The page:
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Latest Transitional fossil Stories

d9225007bbea1c1897d0c145a3e00a251
2010-12-17 10:25:55

There's a whale of a new display at the University of Michigan Exhibit Museum of Natural History, a leviathan that represents a scientific saga of equally grand proportions. A complete, 50-foot-long skeleton of the extinct whale Basilosaurus isis, which lived 37 million years ago, now is suspended from the ceiling of the museum's second floor gallery and will reign over an updated whale evolution exhibit scheduled to open in April 2011. "It's a spectacular fossil," said Exhibit Museum...

2010-12-07 00:00:41

HMNS Field Expedition will Excavate Extremely Rare, Nearly Complete Dimetrodon Fossil Join Famous Paleontologist and Team to See Fossil Emerge First-Hand Houston, TX (Vocus) December 6, 2010 The Houston Museum of Natural Science Paleontology team has discovered an articulated specimen of a Dimetrodon on the Craddock Ranch in Baylor County. Join the team and Dr. Robert T. Bakker, renowned paleontologist and HMNS curator of paleontology, for a special expedition to Seymour, Texas as they...

b3a3d1b1c2637100d4efa65132fba7c01
2010-11-03 10:00:00

Human ancestors from over four million years ago were quite promiscuous, with monogamous relationships developing as hominins evolved over time, claims a new study published in the British scientific journal Proceedings of the Royal Society B. The research, which was led by Emma Nelson of the University of Liverpool's School of Archaeology, Classics and Egyptology, involved the study of the fossilized fingers of Neanderthals and ancient apes, as well as the species Ardipithecus ramidus and...

68ceb0b3b1cf95f1fe3d6f244e5551cd1
2010-06-22 07:05:00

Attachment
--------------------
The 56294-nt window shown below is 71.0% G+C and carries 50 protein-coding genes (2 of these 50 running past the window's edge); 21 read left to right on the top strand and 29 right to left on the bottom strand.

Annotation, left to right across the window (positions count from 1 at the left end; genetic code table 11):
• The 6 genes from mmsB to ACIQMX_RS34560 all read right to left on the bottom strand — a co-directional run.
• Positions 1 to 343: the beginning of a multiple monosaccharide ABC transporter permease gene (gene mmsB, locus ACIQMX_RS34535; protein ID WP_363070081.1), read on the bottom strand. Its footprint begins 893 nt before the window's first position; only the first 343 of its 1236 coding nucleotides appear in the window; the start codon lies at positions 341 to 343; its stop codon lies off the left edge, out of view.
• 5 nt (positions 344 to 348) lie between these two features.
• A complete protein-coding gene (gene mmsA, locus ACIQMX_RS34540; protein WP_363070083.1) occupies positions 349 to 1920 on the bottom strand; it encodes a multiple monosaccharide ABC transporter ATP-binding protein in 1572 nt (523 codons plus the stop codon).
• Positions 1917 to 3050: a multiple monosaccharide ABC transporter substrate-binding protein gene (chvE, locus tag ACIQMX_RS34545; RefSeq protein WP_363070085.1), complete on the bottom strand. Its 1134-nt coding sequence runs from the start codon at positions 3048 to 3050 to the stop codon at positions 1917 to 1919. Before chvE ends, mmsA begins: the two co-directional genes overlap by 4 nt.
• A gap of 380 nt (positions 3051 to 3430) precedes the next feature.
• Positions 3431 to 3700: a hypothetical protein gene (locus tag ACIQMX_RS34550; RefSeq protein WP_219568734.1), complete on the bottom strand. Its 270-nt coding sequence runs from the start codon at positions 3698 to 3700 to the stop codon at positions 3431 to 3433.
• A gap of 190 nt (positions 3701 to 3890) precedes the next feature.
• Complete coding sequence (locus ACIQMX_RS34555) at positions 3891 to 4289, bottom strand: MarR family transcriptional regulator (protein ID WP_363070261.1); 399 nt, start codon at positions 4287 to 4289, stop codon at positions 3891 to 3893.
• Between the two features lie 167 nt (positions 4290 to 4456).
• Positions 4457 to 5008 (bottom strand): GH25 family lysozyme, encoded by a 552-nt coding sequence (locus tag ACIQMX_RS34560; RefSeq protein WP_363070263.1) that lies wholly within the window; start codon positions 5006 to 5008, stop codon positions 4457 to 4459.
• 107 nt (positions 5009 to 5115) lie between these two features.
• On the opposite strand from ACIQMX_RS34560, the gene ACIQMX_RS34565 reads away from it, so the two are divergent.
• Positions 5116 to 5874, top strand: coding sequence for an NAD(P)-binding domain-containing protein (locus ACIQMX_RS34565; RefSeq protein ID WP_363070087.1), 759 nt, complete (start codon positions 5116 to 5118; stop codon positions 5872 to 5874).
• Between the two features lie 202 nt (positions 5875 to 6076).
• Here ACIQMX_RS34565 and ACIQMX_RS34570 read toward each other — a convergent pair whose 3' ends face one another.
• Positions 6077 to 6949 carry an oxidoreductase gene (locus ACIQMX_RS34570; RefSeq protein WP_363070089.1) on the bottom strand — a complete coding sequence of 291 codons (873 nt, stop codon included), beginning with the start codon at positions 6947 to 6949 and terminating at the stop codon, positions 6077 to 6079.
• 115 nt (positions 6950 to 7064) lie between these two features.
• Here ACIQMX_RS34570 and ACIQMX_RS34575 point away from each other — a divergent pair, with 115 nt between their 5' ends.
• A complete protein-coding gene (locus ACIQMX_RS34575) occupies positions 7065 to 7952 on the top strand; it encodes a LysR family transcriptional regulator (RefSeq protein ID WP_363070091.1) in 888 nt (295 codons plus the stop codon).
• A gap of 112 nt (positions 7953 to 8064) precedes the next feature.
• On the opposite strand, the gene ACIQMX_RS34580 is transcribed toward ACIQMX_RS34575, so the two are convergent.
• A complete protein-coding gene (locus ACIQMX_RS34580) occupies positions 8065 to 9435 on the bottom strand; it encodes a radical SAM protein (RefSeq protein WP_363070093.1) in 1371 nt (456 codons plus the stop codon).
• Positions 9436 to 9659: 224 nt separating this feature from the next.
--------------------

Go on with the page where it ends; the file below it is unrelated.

Within the coarsening base of an ancient mudstone exposure in the Afar Region of Ethiopia, researchers say they found evidence that provides new information about the best-known early human ancestor, Australopithecus afarensis. Yohannes Haile-Selassie--curator and head of physical anthropology at the Cleveland Museum of Natural History--and an international team of scientists dug up a 3.6 million-year-old partial skeleton of the same species as the famed hominid "Lucy." It's only the second...

2010-06-21 14:00:00

Early Hominid Skeleton Confirms Human-Like Walking is Ancient CLEVELAND, June 21 /PRNewswire-USNewswire/ -- Meet "Lucy's" great-grandfather. Scientists from The Cleveland Museum of Natural History, Kent State University, Case Western Reserve University, Addis Ababa University and Berkeley Geochronology Center were part of an international team that discovered and analyzed a 3.6 million-year-old partial skeleton found in Ethiopia. The early hominid is 400,000 years older than the famous...

aa7200aad0e9813c913ee91d660a1a881
2010-05-28 06:45:00

Human evolution had some excitement last fall when a fossil skeleton named "Ardi" was discovered. Now, scientists are having doubts about what exactly the creature was and what kind of landscape it had inhabited. New findings are leading experts to question whether Ardi really belongs on the human branch of the evolutionary tree, and whether it really lived in woodlands. Another question being raised has implications for theories about what kind of environment spurred early human evolution....